• In her response to Senator Kohl about whether she’s an originalist like Justice Scalia or a critic of originalism like Justice Souter, Kagan kept referencing the “original intent” of the Founders.  This line of analysis is completely wrong.  It’s not the intent of the Founders (or Framers, or authors of the Federalist Papers, or anyone else) that matters but the original public meaning of the constitutional provision at issue in any given case.  So it seems that Kagan either doesn’t understand originalism or doesn’t take it seriously.  Indeed, she followed-up by saying that original intent was sometimes useful for interpreting the Constitution and sometimes not, that there are many tools for interpreting the Constitution.   I take this to mean that when originalism suits Kagan’s desired result, she will pay it lip service.  Otherwise, well, ya gotta do what ya gotta do to achieve your preferred position.
  •  Whether it be campaign finance, abortion, executive detention, or anything else, Kagan is tending to answer questions by reference to existing precedent rather than an affirmative statement by her of the law.  This is good strategy—she shows she’s knowledgeable without tipping her hand on what she actually thinks—but fails to meet the Kagan Standard for candor from nominees.  She’s no longer auditioning to be a constitutional law professor or the government’s advocate: it is completely fair to ask her to give us some actual opinions of what she thinks about the state of the law, not just describe it.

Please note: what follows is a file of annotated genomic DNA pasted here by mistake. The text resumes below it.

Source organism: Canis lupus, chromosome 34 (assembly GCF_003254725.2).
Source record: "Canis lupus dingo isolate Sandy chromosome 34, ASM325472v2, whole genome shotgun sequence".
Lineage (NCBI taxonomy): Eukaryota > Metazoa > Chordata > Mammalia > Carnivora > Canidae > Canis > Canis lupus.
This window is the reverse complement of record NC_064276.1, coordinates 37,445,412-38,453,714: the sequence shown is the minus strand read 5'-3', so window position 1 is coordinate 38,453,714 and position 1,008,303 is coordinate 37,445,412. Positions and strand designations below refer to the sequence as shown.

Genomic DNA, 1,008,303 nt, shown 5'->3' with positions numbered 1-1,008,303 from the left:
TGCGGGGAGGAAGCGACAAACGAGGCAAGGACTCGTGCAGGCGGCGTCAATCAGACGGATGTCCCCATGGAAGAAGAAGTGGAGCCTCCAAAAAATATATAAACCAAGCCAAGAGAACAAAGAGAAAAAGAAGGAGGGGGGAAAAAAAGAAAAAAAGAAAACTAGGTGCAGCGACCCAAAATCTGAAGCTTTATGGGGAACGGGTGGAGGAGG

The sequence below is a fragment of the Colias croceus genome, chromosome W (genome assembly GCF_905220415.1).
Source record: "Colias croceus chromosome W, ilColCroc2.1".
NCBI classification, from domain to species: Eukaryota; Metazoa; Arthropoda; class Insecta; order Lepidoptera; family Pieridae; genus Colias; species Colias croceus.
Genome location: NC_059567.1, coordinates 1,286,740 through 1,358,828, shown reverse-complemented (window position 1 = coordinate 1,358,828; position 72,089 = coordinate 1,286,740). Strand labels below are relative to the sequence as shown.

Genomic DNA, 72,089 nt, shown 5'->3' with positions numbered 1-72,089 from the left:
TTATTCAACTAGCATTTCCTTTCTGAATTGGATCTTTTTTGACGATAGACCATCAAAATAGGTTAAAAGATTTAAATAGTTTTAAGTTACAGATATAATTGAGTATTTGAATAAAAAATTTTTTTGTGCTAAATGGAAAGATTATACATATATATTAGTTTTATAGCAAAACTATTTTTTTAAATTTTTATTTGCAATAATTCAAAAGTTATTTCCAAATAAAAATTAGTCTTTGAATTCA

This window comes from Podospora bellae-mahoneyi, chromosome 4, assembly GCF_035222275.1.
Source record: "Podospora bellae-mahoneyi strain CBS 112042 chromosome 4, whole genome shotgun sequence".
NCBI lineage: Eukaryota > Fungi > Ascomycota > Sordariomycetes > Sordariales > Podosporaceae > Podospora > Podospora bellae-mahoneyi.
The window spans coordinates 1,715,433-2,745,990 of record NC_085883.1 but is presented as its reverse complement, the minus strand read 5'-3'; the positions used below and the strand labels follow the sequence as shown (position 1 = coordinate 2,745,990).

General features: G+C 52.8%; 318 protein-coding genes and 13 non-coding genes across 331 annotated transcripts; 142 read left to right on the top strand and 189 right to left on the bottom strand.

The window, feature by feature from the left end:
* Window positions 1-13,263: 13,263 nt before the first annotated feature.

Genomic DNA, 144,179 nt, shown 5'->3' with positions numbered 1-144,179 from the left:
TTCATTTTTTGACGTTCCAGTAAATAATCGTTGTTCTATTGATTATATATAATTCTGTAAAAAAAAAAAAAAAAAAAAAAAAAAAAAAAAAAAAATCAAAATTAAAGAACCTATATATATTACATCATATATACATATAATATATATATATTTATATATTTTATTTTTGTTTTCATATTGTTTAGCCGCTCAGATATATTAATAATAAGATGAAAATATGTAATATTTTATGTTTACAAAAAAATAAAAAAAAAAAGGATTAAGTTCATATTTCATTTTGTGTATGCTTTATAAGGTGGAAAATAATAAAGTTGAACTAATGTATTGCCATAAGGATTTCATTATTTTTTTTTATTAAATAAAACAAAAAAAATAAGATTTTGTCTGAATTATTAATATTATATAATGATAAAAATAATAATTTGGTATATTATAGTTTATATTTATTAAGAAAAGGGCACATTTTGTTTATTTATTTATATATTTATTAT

• At times, Kagan manages to engage in some cordial rapport and even jokes with several senators.

The more I watch Elena Kagan, the more I’m liking her personally and the more I’m concerned about what she’d be like on the bench.

CP at Townhall

Undermining Freedom of Association

Dissenting today in Christian Legal Society v. Martinez, Justice Samuel Alito put his finger on the majority’s underlying principle: there shall be “no freedom for expression that offends prevailing standards of political correctness in our country’s institutions of higher learning.” That pretty much says it all.

This case arose after the Hastings College of Law, a large public law school in San Francisco, denied the school’s tiny Christian Legal Society the same recognition and support it granted to some 60 other student organizations on the ground that CLS, contrary to the Hastings nondiscrimination policy, discriminates by requiring that its members and officers abide by certain key tenets of the Christian faith. In a word, in the name of anti-discrimination, Hastings, a government institution, discriminated against CLS, which was simply exercising its speech, religious, and associational rights. Cato filed an amicus brief in the case, written by the University of Chicago’s Richard A. Epstein, supporting the CLS students’ right to freedom of association.